The reciprocity treaty, very lucidly advocated by Mr. Carter, and which means the cession of a lagoon with a portion of circumjacent territory on this island, to the United States, for a Pacific naval station, meets with more general favour as a safer measure; but the natives are indisposed to bribe the great Republic to remit the sugar duties by the surrender of a square inch of Hawaiian soil; and, from a British point of view, I heartily sympathise with them. Foreign, i.e. American, feeling is running high upon the subject. People say that things are so bad that something must be done, and it remains to be seen whether natives or foreigners can exercise the strongest pressure on the king. I was unfavourably impressed in both lectures by the way in which the natives and their interests were quietly ignored, or as quietly subordinated to the sugar interest.

It is never safe to forecast destiny; yet it seems most probable that sooner or later in this century, the closing catastrophe must come. The more thoughtful among the natives acquiesce helplessly and patiently in their advancing fate; but the less intelligent, as I had some opportunity of hearing at Hilo, are becoming restive and irritable, and may drift into something worse if the knowledge of the annexationist views of the foreigners is diffused among them. Things are preparing for change, and I think that the Americans will be wise in their generation if they let them ripen for many years to come. Lunalilo has a broken constitution, and probably will not live long. Kalakaua will probably succeed him, and “after him the deluge,” unless he leaves a suitable successor, for there are no more chiefs with pre-eminent claims to the throne. The feeling among the people is changing, the feudal instinct is disappearing, the old despotic line of the Kamehamehas is extinct; and king-making by paper ballots, introduced a few months ago, is an approximation to president-making, with the canvassing, stumping, and wrangling, incidental to such a contested election. Annexation, or peaceful absorption, is the “manifest destiny” of the islands, with the probable result lately most wittily prophesied by Mark Twain in the New York Tribune, but it is impious and impolitic to hasten it. Much as I like America, I shrink from the day when her universal political corruption and her unrivalled political immorality shall be naturalised on Hawaii-nei. . . . Sunday evening. The “Rolling Moses” is in, and Sabbatic quiet has given place to general excitement. People thought they heard her steaming in at 4 a.m., and got up in great agitation. Her guns fired during morning service, and I doubt whether I or any other person heard another word of the sermon. The first batch of letters for the hotel came, but none for me; the second, none for me; and I had gone to my room in cold despair, when some one tossed a large package in at my verandah door, and to my infinite joy I found that one of my benign fellow-passengers in the Nevada, had taken the responsibility of getting my letters at San Francisco and forwarding them here. I don’t know how to be grateful enough to the good man. With such late and good news, everything seems bright; and I have at once decided to take the first schooner for the leeward group, and remain four months longer on the islands.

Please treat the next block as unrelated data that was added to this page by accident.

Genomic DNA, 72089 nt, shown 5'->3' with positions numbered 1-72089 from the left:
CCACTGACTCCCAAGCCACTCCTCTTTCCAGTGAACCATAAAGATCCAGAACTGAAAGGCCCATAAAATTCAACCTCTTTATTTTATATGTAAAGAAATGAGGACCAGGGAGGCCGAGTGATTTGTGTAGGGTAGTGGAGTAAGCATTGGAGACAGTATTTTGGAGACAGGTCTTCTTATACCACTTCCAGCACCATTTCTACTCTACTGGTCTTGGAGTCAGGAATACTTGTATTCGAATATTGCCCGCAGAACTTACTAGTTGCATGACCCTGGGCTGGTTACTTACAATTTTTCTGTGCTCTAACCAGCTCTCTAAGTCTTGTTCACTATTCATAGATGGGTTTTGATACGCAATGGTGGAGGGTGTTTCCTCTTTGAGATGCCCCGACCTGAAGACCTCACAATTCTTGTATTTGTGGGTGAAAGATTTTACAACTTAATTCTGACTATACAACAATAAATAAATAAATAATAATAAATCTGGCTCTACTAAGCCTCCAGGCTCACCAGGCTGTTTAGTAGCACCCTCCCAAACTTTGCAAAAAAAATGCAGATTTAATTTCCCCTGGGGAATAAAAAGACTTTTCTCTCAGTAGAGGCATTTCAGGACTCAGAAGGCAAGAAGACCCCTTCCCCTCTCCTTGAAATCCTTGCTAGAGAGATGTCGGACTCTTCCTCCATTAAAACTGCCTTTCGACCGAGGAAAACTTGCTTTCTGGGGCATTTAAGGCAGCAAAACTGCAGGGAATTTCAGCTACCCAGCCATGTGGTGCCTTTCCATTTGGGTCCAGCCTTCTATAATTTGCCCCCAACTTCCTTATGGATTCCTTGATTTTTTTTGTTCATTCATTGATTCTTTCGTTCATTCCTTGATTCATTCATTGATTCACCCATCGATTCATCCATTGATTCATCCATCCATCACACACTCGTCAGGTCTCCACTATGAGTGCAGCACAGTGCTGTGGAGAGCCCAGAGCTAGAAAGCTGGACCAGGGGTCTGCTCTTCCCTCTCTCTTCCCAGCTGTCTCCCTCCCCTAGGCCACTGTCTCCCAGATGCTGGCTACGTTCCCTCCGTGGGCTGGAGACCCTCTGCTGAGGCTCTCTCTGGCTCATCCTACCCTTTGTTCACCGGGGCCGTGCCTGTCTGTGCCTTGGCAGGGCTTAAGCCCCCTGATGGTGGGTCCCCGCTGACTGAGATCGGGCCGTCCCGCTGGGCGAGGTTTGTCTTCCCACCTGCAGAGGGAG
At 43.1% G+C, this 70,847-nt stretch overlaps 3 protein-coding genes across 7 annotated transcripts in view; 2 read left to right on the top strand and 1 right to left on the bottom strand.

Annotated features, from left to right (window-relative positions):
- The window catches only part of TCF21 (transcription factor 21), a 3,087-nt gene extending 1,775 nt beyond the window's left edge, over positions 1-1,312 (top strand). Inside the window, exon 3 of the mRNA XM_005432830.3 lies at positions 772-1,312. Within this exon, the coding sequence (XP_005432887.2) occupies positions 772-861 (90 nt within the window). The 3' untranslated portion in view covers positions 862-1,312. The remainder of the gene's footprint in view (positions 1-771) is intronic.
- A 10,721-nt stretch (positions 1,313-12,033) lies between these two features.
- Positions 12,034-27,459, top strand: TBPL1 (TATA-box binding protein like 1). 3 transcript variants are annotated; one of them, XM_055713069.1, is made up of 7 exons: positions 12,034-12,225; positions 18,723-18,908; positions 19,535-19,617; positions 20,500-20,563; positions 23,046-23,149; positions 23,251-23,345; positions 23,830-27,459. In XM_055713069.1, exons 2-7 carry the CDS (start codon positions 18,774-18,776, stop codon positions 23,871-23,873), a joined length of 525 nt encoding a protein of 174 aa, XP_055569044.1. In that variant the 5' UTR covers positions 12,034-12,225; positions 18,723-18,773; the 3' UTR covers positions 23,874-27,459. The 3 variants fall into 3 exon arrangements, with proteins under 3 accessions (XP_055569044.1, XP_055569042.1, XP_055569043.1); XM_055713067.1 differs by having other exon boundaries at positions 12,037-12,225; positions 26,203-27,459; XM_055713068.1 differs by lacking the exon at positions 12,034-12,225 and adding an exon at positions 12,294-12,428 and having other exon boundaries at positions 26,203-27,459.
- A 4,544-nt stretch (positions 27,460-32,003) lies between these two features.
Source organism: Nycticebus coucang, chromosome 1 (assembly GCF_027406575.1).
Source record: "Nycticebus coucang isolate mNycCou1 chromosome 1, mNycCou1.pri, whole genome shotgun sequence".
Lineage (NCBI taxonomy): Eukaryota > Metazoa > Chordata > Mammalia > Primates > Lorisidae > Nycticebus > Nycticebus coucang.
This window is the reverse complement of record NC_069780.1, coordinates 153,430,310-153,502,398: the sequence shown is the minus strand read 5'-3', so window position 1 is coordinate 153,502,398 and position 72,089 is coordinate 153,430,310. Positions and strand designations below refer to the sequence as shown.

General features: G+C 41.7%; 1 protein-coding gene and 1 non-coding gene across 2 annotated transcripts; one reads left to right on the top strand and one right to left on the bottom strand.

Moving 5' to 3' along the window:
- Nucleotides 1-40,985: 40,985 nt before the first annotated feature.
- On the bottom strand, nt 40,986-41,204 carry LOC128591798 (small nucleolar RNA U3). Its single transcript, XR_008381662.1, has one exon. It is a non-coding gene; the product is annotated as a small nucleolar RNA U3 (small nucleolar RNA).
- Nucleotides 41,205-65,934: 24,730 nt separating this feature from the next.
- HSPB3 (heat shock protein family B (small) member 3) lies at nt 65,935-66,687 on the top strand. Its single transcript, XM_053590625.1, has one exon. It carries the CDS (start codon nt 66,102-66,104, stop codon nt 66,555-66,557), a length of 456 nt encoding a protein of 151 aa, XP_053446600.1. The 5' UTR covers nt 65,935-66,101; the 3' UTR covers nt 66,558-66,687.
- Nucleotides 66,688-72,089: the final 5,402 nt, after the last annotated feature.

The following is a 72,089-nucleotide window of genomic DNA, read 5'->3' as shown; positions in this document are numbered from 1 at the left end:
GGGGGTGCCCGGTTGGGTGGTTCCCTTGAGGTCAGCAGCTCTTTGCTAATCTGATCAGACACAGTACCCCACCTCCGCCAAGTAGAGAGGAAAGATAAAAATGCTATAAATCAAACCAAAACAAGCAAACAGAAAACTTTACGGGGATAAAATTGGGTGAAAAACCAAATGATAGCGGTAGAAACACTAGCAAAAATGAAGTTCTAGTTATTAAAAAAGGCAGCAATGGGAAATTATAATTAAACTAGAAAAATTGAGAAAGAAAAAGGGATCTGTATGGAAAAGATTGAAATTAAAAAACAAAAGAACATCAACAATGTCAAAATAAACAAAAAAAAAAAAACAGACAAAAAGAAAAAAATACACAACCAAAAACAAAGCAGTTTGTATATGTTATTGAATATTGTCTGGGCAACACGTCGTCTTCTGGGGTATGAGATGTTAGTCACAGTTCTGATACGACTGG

I.L.B.

26 This monster is a cephalopod of the order Dibranchiata, and has eight flexible arms, each crowded with 120 pair of suckers, and two longer feelers about six feet in length, differing considerably from the others in form.

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Last updated Wednesday, March 12, 2014 at 13:41